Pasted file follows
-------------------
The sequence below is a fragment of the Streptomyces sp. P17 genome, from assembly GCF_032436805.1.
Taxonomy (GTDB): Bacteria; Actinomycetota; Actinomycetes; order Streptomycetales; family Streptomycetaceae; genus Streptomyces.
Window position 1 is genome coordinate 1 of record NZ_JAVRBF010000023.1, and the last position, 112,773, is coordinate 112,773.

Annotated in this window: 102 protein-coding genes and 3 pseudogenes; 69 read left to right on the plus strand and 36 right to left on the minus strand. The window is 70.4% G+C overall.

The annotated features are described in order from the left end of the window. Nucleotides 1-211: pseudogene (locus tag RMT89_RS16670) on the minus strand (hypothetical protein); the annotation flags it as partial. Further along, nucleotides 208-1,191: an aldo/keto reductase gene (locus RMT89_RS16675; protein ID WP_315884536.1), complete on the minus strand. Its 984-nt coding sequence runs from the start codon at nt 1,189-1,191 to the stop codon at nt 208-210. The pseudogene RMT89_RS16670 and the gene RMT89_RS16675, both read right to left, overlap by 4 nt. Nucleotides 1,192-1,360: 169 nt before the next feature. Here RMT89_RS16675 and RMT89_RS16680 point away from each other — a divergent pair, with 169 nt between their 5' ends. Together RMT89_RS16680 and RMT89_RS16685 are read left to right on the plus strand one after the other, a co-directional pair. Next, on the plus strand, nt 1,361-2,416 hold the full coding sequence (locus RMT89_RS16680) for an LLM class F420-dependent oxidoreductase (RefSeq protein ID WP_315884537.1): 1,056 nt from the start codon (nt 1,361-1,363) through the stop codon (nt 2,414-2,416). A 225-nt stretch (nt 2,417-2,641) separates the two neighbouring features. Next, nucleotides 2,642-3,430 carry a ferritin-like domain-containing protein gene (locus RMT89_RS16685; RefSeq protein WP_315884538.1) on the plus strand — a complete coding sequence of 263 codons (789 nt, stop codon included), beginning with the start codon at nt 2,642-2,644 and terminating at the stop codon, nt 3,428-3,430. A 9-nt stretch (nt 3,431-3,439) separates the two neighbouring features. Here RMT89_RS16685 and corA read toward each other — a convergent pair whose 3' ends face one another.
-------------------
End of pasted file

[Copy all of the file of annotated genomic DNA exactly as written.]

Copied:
The sequence below is a fragment of the Streptomyces sp. P17 genome, from assembly GCF_032436805.1.
Taxonomy (GTDB): Bacteria; Actinomycetota; Actinomycetes; order Streptomycetales; family Streptomycetaceae; genus Streptomyces.
Window position 1 is genome coordinate 1 of record NZ_JAVRBF010000023.1, and the last position, 112,773, is coordinate 112,773.

Annotated in this window: 102 protein-coding genes and 3 pseudogenes; 69 read left to right on the plus strand and 36 right to left on the minus strand. The window is 70.4% G+C overall.

The annotated features are described in order from the left end of the window. Nucleotides 1-211: pseudogene (locus tag RMT89_RS16670) on the minus strand (hypothetical protein); the annotation flags it as partial. Further along, nucleotides 208-1,191: an aldo/keto reductase gene (locus RMT89_RS16675; protein ID WP_315884536.1), complete on the minus strand. Its 984-nt coding sequence runs from the start codon at nt 1,189-1,191 to the stop codon at nt 208-210. The pseudogene RMT89_RS16670 and the gene RMT89_RS16675, both read right to left, overlap by 4 nt. Nucleotides 1,192-1,360: 169 nt before the next feature. Here RMT89_RS16675 and RMT89_RS16680 point away from each other — a divergent pair, with 169 nt between their 5' ends. Together RMT89_RS16680 and RMT89_RS16685 are read left to right on the plus strand one after the other, a co-directional pair. Next, on the plus strand, nt 1,361-2,416 hold the full coding sequence (locus RMT89_RS16680) for an LLM class F420-dependent oxidoreductase (RefSeq protein ID WP_315884537.1): 1,056 nt from the start codon (nt 1,361-1,363) through the stop codon (nt 2,414-2,416). A 225-nt stretch (nt 2,417-2,641) separates the two neighbouring features. Next, nucleotides 2,642-3,430 carry a ferritin-like domain-containing protein gene (locus RMT89_RS16685; RefSeq protein WP_315884538.1) on the plus strand — a complete coding sequence of 263 codons (789 nt, stop codon included), beginning with the start codon at nt 2,642-2,644 and terminating at the stop codon, nt 3,428-3,430. A 9-nt stretch (nt 3,431-3,439) separates the two neighbouring features. Here RMT89_RS16685 and corA read toward each other — a convergent pair whose 3' ends face one another.